We as a nation can do little to change the course of a storm, stop an earthquake or to lessen torrential rains from hitting us. However, we do have much to say when it comes to caring for our social order. We can do one of three things. Leave it all up to God to make things better, try to do things completely on our own or finally, act in partnership with him. The last way, working in partnership with the Lord, is the way he has made the world to work. He doesn't interfere with us if we decide to take things into our own hands. These actions have a habit of self-destructing nor will he do things wholly on his own. But working with Him seems the best way to make good things happen. Perhaps in 2010 we were beginning to learn after all!  A peaceful and enjoyable New Year to all!

Time is not on government's side!

J. Roughan
22 December 2010

The Philip Government has been in the driver's seat since late August. That's more than four months now! Although it has survived a number of dangerous internal shocks--death to two of its members, a cabinet member's return to Rove and other serious internal woes--it still manages to function as a going concern. But that reality is not the same as saying that it is governing the nation. The events of the last three to four weeks--ministerial shuffles, fining of illegal fishing ships, etc.--are more about its own survival than exhibiting a strong governance model!
But NCRA backers are claiming that the Government is still very early into its hopeful four-year term of office. Present difficulties and its hic cups should not be seen as anything very special. A quick review of the reality of Solomons' politics, however, quickly raises doubts about this claim. Basically the present government should only count on being in power for three years, not four, to accomplish anything of note. 2011, 2012 and 2013 if undisturbed by a successful 'no confidence' motion, are the only years open to it to push through its legislative program.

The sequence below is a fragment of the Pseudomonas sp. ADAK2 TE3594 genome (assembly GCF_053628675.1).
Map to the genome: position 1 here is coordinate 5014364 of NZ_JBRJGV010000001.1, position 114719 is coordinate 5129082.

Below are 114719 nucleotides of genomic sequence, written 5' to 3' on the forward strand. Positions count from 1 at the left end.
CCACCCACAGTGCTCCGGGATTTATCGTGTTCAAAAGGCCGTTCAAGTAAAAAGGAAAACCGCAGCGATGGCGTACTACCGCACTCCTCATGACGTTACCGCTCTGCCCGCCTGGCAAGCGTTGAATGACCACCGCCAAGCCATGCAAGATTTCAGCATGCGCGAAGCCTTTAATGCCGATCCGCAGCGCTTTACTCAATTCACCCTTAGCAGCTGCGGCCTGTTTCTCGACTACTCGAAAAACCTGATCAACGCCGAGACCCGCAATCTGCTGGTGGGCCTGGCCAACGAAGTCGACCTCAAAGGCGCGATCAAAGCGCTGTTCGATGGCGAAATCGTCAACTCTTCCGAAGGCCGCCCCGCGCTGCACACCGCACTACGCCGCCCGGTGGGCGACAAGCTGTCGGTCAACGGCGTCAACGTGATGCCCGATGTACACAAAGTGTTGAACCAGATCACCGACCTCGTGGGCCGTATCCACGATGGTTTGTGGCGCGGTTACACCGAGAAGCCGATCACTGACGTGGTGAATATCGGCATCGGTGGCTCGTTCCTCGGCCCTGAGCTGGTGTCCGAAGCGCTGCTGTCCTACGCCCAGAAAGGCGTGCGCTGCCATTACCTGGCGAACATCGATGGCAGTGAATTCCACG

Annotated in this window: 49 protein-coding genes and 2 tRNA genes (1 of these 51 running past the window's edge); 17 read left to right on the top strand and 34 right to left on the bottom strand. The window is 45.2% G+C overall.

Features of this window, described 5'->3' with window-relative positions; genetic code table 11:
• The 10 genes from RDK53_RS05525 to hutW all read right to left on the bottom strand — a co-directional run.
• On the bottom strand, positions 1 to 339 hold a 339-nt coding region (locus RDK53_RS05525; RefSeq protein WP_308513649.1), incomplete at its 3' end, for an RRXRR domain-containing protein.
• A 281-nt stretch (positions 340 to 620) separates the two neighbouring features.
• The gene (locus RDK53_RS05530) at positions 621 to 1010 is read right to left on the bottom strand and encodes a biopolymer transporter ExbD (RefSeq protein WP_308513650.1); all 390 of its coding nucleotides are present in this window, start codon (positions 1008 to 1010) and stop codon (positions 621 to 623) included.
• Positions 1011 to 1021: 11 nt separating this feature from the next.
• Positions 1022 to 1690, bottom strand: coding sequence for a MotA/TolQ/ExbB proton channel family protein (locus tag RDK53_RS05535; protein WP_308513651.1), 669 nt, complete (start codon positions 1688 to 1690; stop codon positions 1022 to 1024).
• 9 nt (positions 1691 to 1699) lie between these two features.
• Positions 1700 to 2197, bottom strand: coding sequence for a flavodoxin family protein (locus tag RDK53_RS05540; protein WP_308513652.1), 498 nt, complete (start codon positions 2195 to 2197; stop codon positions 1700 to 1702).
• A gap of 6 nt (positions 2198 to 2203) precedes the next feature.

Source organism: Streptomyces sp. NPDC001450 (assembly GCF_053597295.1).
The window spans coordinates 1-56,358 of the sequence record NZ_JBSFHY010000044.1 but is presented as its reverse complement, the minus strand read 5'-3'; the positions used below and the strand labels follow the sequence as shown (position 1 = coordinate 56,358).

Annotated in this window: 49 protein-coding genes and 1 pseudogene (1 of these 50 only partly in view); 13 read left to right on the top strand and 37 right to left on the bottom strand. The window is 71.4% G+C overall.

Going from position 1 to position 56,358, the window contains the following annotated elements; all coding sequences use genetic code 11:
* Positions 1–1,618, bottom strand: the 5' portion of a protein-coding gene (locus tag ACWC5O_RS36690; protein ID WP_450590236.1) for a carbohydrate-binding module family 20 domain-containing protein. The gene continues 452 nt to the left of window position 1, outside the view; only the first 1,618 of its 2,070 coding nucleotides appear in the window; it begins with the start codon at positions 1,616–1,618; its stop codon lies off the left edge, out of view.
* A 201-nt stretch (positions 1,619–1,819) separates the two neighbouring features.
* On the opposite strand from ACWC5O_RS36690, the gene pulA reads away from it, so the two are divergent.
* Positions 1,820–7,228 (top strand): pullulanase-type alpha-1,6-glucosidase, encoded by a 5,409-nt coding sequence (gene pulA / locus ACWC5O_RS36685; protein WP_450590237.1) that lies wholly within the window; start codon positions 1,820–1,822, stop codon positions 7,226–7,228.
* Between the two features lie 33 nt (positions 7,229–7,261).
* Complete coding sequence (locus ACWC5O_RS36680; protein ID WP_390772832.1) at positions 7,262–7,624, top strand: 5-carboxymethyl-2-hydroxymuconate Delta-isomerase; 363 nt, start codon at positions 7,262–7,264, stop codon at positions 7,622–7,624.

During any government's last year in office, and 2014 is when the next national elections should be coming on stream, national political history  reminds us that Parliamentary campaigning comes on strong, one could say, overwhelmingly in the last year of the life of any parliament.  Little else fills Members' heads during the last year of their term, except, of course, how to win back their seat in the House once again.
So allowing that the last four months of this first year in office has already disappeared like rain in desert sands it is a 'big deal' for any new government to start off strongly in its second year of service. NCRA is going to find it tough to gain back its initial drive of becoming the new government of the land. But that hope must be part of its new year's strategy to gain back people's respect and hope. They are looking forward  to a better and brighter future than what they have received so far at the end of 2010.
NCRA's Policy Statement document is filled with dreams, visions and hope-to-do plans. But few of these plans, given the three-year time frame available to NCRA, are able to get off the blueprint table much less become realities on the ground. There is one project, however, that could be unleashed in early 2011, which could respond to a much forgotten people, historically sidelined by government after government since independence, and answer our youth's hunger and thirst for paid employment and to be part of the nation's development story.